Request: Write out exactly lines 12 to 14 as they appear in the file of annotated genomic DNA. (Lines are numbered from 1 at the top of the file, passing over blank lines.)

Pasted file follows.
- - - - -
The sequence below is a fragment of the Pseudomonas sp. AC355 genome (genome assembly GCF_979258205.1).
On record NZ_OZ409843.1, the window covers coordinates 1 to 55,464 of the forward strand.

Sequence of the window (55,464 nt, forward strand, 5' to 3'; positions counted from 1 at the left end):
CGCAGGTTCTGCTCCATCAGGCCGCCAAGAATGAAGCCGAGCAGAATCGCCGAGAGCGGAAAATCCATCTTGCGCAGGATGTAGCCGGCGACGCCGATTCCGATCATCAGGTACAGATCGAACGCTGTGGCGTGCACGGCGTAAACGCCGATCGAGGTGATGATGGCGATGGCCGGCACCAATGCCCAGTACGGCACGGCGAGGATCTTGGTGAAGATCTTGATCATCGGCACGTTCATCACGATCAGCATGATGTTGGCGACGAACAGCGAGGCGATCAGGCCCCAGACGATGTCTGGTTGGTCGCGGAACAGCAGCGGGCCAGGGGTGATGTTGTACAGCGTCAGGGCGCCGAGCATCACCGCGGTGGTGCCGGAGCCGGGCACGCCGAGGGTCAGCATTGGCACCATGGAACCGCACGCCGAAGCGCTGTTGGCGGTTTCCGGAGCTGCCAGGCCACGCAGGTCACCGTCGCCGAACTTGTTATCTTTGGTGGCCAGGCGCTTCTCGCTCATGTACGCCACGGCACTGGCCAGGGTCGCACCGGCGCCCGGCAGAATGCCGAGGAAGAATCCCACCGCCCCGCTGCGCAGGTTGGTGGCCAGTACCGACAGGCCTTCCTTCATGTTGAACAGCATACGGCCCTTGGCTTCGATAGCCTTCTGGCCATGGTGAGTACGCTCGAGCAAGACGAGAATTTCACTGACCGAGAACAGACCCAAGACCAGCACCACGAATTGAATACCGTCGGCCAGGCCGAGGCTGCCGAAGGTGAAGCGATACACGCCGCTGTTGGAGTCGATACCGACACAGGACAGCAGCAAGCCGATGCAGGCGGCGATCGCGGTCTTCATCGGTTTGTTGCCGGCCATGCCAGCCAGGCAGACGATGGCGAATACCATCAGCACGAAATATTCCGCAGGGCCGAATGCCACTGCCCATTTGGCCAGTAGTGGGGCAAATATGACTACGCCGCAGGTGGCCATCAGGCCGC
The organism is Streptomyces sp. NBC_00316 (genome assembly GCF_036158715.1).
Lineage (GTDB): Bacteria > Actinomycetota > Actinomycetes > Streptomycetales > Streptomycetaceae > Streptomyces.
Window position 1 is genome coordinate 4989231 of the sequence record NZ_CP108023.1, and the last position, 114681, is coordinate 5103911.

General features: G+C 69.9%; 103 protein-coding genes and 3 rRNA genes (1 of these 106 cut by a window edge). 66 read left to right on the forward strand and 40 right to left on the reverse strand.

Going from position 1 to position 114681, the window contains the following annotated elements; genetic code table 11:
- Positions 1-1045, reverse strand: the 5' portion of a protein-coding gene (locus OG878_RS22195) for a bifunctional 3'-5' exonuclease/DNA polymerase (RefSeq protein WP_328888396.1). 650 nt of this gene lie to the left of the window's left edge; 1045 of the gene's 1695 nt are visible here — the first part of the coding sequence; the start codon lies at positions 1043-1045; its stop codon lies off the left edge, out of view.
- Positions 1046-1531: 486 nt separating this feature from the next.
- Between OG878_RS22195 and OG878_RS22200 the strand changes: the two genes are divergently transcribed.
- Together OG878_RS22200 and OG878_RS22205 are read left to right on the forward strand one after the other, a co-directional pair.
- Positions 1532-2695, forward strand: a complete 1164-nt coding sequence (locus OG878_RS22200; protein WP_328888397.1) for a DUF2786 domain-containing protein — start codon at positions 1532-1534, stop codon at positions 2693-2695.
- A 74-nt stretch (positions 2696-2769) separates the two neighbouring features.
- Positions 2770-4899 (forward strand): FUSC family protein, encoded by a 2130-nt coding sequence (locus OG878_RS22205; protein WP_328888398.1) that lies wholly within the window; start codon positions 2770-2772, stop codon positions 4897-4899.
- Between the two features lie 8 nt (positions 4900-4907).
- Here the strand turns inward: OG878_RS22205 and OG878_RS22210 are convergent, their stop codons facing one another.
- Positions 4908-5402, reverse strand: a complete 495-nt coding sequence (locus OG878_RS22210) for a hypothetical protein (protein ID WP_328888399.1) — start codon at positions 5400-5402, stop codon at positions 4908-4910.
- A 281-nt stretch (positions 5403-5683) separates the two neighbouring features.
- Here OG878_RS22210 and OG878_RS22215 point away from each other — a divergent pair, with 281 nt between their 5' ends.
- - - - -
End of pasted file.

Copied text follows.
- Between OG878_RS22195 and OG878_RS22200 the strand changes: the two genes are divergently transcribed.
- Together OG878_RS22200 and OG878_RS22205 are read left to right on the forward strand one after the other, a co-directional pair.
- Positions 1532-2695, forward strand: a complete 1164-nt coding sequence (locus OG878_RS22200; protein WP_328888397.1) for a DUF2786 domain-containing protein — start codon at positions 1532-1534, stop codon at positions 2693-2695.